QR codes need to be a value add

The will/they won’t they engage question still remains when it comes to those little black marker codes that litter the corners of our print media. Are brands using the full potential? Do consumers see the need? Does anyone really care?

With news of one QR code company creating, what they believe to be, the largest QR code in the world (Some 10,000 square feet) and another business offering to paint massive QR codes on the top of buildings for inclusion into Google Maps, it may appear that we have got too wrapped up in the technology to see the real value to a consumer.

Although awareness of QR codes is low, at only 10% according to a recent survey, making codes bigger isn’t necessarily the answer. A key example here being the giant Calvin Klein QR code from a year ago, which had plenty of PR but only actually linked through to an ad by the brand.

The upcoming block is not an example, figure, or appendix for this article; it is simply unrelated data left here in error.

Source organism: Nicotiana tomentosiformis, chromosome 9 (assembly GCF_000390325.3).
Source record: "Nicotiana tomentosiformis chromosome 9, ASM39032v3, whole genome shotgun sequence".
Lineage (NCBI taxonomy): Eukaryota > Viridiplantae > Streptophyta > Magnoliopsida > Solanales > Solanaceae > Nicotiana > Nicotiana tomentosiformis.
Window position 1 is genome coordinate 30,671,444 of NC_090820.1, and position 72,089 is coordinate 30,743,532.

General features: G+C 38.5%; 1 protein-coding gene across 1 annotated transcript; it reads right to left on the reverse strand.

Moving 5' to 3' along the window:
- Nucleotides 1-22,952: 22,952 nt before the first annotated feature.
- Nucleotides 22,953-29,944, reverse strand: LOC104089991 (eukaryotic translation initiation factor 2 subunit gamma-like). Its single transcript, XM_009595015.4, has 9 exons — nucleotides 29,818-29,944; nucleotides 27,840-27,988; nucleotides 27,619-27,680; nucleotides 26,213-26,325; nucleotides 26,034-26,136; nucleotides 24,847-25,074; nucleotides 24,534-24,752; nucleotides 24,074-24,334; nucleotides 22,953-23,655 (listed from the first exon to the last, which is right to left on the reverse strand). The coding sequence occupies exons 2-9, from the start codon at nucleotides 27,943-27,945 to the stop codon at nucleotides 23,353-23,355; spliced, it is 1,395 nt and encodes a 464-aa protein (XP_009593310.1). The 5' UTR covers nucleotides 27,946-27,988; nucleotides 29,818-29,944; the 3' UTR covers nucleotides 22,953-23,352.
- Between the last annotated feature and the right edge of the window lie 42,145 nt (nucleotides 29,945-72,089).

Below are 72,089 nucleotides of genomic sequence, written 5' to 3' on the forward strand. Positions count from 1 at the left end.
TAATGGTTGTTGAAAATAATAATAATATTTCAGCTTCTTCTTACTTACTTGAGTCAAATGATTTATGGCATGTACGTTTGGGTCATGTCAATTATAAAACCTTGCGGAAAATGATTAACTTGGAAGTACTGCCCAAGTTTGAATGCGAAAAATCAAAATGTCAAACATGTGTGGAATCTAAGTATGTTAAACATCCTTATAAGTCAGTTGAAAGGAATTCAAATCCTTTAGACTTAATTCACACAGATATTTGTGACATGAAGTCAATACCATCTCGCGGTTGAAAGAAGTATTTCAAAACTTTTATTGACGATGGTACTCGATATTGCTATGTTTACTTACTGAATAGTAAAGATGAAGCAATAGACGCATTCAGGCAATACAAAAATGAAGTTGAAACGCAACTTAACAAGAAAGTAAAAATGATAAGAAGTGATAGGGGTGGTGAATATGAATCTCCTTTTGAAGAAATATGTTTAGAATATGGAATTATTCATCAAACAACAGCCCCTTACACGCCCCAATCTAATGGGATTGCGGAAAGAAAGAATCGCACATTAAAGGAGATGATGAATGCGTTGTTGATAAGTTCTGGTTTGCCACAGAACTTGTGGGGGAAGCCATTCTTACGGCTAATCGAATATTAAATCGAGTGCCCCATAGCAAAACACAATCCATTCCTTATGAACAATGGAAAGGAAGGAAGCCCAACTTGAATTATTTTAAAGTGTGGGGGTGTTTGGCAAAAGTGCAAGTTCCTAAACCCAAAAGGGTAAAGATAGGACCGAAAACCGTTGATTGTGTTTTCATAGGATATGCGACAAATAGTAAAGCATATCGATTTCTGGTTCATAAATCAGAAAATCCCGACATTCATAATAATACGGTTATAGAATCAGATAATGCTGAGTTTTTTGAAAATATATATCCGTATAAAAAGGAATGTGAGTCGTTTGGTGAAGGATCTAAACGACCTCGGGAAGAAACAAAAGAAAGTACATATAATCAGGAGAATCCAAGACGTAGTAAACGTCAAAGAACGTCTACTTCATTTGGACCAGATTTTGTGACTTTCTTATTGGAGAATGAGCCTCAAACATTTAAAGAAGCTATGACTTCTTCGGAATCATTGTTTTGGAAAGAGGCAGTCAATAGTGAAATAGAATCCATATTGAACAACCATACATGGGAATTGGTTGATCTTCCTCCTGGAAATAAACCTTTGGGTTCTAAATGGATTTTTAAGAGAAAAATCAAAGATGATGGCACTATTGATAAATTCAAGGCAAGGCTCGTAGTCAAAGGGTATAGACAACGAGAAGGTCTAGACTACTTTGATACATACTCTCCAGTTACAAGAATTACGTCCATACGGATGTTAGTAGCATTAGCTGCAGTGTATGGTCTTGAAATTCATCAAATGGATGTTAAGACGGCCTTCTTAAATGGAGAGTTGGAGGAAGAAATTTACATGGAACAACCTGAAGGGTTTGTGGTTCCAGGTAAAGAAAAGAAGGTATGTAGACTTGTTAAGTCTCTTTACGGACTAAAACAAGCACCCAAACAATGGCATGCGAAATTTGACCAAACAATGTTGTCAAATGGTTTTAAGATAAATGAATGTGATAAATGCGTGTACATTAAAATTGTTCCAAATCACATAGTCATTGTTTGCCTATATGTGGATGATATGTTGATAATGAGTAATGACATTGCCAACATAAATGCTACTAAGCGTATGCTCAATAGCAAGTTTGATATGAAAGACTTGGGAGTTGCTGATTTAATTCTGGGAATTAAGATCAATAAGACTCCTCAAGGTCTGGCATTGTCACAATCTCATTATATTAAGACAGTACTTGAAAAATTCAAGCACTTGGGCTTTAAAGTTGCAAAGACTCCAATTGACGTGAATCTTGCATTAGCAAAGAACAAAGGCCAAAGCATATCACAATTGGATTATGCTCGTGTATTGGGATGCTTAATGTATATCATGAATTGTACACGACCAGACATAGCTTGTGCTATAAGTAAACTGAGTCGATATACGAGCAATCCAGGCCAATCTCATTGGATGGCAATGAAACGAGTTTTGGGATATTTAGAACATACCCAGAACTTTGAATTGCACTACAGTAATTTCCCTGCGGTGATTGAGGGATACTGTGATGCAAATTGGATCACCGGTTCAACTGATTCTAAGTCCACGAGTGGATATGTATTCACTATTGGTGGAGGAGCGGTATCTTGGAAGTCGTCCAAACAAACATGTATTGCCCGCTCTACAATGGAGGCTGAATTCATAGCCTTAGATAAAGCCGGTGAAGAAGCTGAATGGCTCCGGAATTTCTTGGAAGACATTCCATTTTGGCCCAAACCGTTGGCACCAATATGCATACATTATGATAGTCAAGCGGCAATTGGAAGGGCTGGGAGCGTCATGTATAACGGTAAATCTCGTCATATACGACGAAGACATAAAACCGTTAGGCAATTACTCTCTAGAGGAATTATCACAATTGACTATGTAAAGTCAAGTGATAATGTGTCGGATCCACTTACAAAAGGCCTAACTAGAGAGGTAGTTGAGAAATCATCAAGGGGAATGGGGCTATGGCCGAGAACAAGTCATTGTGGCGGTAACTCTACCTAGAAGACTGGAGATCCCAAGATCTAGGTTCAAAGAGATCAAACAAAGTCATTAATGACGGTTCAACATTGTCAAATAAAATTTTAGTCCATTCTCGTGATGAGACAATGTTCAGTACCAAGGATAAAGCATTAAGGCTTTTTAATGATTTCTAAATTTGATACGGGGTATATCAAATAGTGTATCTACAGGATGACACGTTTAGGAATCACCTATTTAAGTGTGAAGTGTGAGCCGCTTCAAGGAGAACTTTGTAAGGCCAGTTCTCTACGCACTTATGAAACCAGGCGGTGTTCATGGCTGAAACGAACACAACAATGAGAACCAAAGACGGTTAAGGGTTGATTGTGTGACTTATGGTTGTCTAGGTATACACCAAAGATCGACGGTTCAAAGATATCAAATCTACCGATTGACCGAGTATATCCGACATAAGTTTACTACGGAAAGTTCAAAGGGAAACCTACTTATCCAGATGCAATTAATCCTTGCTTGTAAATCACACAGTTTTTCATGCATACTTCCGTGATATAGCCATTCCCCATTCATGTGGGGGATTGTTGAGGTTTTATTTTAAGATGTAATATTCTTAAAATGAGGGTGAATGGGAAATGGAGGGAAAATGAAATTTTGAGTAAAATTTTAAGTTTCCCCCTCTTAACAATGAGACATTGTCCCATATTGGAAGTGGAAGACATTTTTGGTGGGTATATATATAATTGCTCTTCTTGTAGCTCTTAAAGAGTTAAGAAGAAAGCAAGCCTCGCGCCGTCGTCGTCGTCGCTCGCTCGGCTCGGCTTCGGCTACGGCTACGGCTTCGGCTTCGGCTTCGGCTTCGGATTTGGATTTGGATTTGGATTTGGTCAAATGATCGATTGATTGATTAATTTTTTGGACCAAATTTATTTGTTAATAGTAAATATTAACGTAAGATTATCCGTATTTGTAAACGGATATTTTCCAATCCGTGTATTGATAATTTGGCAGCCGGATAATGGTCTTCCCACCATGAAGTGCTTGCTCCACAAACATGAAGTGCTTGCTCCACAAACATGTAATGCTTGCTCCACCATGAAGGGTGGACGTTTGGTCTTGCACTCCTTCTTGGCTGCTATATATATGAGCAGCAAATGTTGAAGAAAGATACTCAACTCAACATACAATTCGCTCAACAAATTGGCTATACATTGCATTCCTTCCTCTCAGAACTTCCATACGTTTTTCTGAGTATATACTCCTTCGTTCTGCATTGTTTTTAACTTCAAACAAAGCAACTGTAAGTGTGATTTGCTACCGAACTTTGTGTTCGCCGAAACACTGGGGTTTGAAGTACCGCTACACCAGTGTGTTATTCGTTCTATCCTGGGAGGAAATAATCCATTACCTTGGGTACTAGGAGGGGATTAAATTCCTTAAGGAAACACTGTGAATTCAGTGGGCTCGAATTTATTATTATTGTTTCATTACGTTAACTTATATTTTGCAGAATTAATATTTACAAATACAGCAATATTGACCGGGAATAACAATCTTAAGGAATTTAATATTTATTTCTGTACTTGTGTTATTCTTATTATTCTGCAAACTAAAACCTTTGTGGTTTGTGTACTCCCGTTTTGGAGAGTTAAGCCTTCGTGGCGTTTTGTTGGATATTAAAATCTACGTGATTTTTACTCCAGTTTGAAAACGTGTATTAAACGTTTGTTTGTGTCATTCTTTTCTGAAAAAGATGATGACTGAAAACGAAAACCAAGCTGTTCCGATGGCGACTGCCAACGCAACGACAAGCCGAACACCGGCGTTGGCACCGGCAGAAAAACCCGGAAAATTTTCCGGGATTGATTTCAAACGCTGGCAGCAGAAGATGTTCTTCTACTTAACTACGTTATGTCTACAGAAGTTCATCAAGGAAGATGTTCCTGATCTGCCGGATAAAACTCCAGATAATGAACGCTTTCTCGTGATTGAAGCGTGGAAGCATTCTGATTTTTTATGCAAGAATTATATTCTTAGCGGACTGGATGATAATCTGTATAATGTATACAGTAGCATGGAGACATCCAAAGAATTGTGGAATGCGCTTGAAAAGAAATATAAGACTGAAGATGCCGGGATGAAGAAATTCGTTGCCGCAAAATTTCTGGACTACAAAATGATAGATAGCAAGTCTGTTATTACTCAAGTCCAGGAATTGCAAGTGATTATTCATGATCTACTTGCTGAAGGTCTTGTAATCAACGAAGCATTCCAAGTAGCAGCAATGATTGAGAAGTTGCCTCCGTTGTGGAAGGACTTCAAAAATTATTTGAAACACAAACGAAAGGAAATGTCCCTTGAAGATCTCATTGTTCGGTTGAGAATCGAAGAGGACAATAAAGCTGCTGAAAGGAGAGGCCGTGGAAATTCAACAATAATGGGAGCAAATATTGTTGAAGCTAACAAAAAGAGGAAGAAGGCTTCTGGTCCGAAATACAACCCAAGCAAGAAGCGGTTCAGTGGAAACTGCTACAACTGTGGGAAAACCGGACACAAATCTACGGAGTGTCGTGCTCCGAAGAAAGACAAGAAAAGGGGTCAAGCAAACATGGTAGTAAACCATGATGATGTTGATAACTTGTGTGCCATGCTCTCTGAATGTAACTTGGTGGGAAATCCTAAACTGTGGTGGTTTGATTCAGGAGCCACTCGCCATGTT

So, are consumers engaging and what do they want? Well, the same survey outlined that 19% of UK consumers are scanning QR codes. Even more when you consider the 18-34 age bracket, where almost a third happily hold their mobile up to these little barcodes. Curiosity drives around a quarter, but the real lure is discounts or offers which pull in almost half of active users. It seems the message ringing loud and clear here is that people what something to show for going the extra mile with an ad, some ownable value, whether it be a money off voucher or some from of exclusive content.

QR codes need to be viewed as pathways to additional content, delivering entertainment potential that can augmented a static print ad or deliver additional benefits around an experiential activity. However, they also need to be built in to the overall promotion from the offset and not treated like a postage stamp on a letter once the campaign is sealed in its activation envelope.

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